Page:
Volatile gasoline prices and environmental concerns are nudging more and more people toward alternatives to the old-fashioned gas-guzzler. And never have there been more options for getting from Point A to Point B.
Electric cars are no longer the stuff of wistful science fiction. Hybrid cars are mainstream. Alternative fuel cars are available and even gasoline-powered engines are more efficient and eco-friendly. Driving a green car may reduce your monthly operating costs, but in most cases the higher purchase price means a payback period of years, not weeks or months.
Compressed natural gas
Compressed natural gas (CNG) is one of the cleanest-burning alternative fuels, generating 60-90% less smog-producing pollutants than a conventional internal combustion engine and 30-40% less greenhouse gas emissions. CNG is also cheaper than gasoline. But a classic chicken-egg conundrum regarding refueling has dampened adoption of CNG vehicles.
• Cheaper fill-ups. The cost of CNG averages up to $1.50 less per gallon than diesel or gasoline.
• Abundant and made in America. North America has more than a 120-year supply of natural gas reserves. New technology is also making natural gas easier and cheaper to get. About 98% of natural gas consumed in North America is domestically produced.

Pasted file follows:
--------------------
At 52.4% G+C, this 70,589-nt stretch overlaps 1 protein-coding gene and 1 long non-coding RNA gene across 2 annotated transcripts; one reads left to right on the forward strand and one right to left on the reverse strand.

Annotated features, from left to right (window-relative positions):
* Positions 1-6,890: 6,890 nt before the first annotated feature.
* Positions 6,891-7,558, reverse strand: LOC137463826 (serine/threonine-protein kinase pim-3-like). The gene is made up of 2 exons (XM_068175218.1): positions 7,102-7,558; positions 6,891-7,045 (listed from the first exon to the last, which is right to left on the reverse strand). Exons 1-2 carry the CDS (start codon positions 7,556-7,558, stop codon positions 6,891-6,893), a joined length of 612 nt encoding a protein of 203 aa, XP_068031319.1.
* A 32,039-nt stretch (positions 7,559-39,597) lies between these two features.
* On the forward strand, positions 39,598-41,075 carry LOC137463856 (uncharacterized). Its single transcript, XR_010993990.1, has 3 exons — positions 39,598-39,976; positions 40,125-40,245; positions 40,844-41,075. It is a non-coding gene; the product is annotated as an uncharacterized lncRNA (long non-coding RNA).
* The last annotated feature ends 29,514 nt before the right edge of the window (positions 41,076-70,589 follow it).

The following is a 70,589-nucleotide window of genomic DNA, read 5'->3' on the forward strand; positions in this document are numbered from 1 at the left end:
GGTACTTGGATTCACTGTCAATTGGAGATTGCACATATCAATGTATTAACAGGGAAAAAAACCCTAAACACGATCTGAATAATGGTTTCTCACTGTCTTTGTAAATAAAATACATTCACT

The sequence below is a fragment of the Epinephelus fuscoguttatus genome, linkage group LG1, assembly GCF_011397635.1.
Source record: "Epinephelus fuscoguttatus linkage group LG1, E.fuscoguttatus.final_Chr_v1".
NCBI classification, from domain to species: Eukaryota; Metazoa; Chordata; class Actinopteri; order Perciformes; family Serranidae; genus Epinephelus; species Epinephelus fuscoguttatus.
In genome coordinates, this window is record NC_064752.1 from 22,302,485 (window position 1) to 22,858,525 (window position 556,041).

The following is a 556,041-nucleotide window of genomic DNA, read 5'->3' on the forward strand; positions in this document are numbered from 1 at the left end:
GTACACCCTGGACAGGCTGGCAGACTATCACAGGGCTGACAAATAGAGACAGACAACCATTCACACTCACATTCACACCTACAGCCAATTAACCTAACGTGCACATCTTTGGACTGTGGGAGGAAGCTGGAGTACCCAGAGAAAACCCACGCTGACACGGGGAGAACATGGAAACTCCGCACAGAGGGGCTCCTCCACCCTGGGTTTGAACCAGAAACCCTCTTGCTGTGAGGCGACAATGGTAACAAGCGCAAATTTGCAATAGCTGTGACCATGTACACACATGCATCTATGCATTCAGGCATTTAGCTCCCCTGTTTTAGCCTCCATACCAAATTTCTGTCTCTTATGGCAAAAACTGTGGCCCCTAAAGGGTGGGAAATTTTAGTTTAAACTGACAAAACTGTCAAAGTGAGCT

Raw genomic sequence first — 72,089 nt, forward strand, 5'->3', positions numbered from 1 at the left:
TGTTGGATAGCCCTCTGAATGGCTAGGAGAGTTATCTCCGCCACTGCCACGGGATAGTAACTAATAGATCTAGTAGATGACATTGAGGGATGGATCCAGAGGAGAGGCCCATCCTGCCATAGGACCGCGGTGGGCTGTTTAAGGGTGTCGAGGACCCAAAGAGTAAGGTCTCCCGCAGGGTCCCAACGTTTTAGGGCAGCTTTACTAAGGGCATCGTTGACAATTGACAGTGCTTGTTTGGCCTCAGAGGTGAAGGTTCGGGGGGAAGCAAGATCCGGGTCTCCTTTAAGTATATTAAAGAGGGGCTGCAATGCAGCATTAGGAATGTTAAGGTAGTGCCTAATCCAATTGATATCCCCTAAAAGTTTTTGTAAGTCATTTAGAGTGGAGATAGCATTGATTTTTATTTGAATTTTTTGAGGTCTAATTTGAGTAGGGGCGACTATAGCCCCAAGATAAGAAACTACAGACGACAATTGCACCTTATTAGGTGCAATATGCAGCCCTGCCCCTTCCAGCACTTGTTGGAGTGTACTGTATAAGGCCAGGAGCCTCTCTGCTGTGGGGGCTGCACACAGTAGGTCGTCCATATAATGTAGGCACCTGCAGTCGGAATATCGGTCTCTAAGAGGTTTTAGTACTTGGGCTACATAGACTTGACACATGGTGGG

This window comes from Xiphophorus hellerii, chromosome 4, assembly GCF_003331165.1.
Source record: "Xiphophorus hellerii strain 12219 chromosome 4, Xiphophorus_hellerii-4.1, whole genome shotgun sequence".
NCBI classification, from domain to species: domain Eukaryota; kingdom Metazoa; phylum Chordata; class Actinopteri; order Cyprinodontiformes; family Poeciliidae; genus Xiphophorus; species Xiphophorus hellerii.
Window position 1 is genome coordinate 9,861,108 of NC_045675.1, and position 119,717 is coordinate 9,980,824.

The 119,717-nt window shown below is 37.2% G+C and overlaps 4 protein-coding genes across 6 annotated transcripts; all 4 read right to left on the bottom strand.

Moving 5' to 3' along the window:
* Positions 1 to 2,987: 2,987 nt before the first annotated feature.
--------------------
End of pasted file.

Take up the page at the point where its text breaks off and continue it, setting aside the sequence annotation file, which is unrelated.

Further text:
• Faster commutes. In many states, CNG cars are allowed to use the HOV lane.
• Sticker price. Buyers pay a premium for CNG vehicles. A CNG Honda Civic, for example, has an MSRP of $26,155, versus a comparably equipped, gasoline-powered Civic LX that goes for $18,242.
• Upfront costs. Installing a home refueling unit that allows you to fill your tank using the natural gas service at your house can cost up to $5,000, although many utility companies offer rebates.
• Range anxiety. CNG refueling stations can be hard to find. While the network is expanding, there are only about 600 public CNG stations across the country.
Models to consider
• Honda Civic Natural Gas: The only CNG automobile widely available features a 1.8-liter engine that produces 110 horsepower. Sure, it’s a bit pokey, but you’re getting better than 30 mpg and reducing greenhouse gases.
• Ram 2500 Heavy Duty CNG: This big-boy pickup truck hit the market this summer and is powered by a 5.7-liter HEMI® V-8 engine that runs on both CNG and gasoline. The engine automatically switches from CNG to gasoline. CNG-only range is 301 miles highway, while the backup supply of gasoline extends the range to 966 total miles. The Ram 2500 CNG offers 1,580 pounds of payload and 7,650 pounds of towing capability.
• Chevrolet Silverado 2500 HD: The 6-liter, V-8 engine powering this pickup truck also seamlessly transitions between CNG and gasoline fuel systems, giving the truck a range of more than 650 miles. The Silverado will be available later this year in standard and long box, with either two- or four-wheel drive.